Survivors of the Shoah Visual History Foundation: "In 1994, after filming Schindler's List, Steven Spielberg established Survivors of the Shoah Visual History Foundation with an urgent mission: to videotape and preserve the testimonies of Holocaust survivors and witnesses. Today, the Shoah Foundation has collected more than 50,000 eyewitness testimonies in 57 countries and 32 languages, and is committed to ensuring the broad and effective educational use of its archive worldwide."
Swedish Holocaust Memorial Association: This article, Disowning the Holocaust, by Lucjan Feldman, describes the struggle by the Swedish Holocaust Memorial Association (SHMA) and the Association of Holocaust Survivors in Sweden to build a Holocaust monument in Stockholm, Sweden.
Sydney Jewish Museum: Officially opened in November 1992, the Sydney Jewish Museum of Holocaust and Australian Jewish History "is dedicated to documenting and teaching the history of the Holocaust so that these events will never be repeated." The museum offers many resources, including exhibition areas — and Holocaust survivors often act as guides: "Survivors in the museum offer visitors a unique oppportunity to hear personal stories of courage, sacrifice and survival."
Topographie des Terrors (Topography of Terror Foundation): The mission of Topographie des Terrors (the Topography of Terror Foundation) "is to provide historical information about National Socialism and its crimes as well as to stimulate active confrontation with this history and its impact since 1945. Moreover, the Foundation serves as an advisor to the State of Berlin in all matters relating to these issues." In addition, the Topograpy of Terror Foundation, which originated from a temporary exhibition project, "has had a long and eventful history. Its establishment was the result of an extended and controversial exchange of ideas, in which the unwavering support of social groups and individuals played an important role and put an end to the many years of repression and forgetting."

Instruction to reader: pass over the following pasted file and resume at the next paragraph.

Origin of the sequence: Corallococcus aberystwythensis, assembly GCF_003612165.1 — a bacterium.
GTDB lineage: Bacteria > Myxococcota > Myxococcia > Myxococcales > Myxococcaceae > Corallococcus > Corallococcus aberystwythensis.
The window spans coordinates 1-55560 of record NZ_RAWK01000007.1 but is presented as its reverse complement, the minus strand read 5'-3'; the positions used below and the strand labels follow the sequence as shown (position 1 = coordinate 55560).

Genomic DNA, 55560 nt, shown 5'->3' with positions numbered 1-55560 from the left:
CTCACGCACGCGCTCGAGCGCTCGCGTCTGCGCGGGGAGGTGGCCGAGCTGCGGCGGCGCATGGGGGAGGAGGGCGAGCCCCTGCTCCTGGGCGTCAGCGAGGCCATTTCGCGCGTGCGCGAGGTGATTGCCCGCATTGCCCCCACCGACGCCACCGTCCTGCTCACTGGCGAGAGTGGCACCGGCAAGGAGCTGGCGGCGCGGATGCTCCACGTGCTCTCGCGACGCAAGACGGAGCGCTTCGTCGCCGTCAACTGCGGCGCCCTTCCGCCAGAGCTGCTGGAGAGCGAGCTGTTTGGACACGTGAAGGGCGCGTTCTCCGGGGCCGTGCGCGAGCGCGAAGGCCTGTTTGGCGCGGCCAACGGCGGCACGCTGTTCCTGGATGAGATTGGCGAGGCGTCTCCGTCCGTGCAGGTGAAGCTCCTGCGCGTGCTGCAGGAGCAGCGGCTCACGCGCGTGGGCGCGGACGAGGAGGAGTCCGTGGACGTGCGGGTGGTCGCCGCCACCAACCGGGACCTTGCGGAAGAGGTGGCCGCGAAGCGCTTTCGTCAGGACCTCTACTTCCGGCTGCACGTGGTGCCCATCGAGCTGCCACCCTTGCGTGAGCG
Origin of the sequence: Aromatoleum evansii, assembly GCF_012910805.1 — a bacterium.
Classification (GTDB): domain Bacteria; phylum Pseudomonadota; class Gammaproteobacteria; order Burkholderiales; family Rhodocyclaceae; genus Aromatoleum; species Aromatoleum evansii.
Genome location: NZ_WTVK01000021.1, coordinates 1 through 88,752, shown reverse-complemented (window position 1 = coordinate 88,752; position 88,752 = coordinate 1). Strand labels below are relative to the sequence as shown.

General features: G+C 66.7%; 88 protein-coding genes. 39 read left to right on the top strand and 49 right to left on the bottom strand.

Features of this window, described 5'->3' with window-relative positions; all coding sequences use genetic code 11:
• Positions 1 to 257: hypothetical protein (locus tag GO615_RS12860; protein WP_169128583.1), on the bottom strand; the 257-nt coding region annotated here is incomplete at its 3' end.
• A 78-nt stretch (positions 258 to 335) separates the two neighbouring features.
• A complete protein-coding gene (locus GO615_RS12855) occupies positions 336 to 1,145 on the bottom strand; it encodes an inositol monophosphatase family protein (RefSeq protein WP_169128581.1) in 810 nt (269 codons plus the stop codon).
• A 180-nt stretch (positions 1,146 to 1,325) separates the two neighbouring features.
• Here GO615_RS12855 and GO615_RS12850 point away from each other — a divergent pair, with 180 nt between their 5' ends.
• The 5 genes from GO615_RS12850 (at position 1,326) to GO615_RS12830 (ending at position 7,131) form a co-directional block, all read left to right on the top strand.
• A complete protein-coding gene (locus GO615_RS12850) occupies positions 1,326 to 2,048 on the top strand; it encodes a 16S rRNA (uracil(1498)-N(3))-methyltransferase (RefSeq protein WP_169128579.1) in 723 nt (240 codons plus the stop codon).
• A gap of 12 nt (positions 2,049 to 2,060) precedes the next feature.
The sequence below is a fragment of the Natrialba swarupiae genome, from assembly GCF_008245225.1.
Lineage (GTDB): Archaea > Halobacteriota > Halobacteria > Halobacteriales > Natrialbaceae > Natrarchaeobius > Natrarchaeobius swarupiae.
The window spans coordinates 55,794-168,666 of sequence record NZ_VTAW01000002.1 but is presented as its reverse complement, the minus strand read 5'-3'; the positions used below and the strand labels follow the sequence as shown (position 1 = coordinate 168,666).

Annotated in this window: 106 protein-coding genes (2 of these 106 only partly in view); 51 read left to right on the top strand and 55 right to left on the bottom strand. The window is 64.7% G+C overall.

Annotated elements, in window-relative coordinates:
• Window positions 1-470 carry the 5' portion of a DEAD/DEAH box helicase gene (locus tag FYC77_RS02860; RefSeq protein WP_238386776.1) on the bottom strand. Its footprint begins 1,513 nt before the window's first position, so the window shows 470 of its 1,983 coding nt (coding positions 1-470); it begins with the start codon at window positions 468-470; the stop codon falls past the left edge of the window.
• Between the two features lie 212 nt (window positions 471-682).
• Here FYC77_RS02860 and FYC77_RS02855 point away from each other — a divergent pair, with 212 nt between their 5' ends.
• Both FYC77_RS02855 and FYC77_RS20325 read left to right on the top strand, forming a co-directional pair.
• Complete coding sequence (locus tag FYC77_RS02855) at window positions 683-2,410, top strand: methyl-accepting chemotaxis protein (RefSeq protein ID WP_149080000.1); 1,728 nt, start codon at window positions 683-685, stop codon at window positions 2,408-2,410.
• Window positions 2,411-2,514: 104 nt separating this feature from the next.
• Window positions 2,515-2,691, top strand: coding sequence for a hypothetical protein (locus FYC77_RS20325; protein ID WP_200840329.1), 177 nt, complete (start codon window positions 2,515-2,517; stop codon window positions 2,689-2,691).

Vancouver Holocaust Education Centre: This Web site is the home page of the Vancouver Holocaust Centre Society for Education and Remembrance (VHEC), whose mandate is to combat prejudice and racism by educating the citizens of British Columbia, Canada — particularly, students and teachers — about the events and implications of the Holocaust.
Vinnitsa Region Jewish Community: This presentation provides basic information about the Vinnitsa Region Jewish Community (VRJC) in the Podolia region of Ukraine. The VRJC has several functions, including supporting the elderly and sick Jews of the region; creating and implementing educational programs; revitalizing Yiddish language and culture; and, preserving the region's Jewish historical artifacts, sites, and monuments. The Web page also provides information about the VRJC's ongoing needs, and how interested individuals may help.
Yad LaYeled France: Yad LaYeled France is "the Museum for the Children About the Jewish Child During the Holocaust" and is a new addition to the Ghetto Fighter's House in Western Galilee, Israel. This Web site is for the Museum's "Children of Unknown Identity" division, which tries "to uncover the past and true identity of the Jewish children who were born between 1936 and 1945 and were left orphans at the end of the war." The division has archival material from Israel and Poland — and the Web site includes a listing of all of the orphanages and children's shelters active in Poland between 1945 and 1957 — but the goal is to include data on orphans from other European countries besides Poland. (Please note that this site is in French.)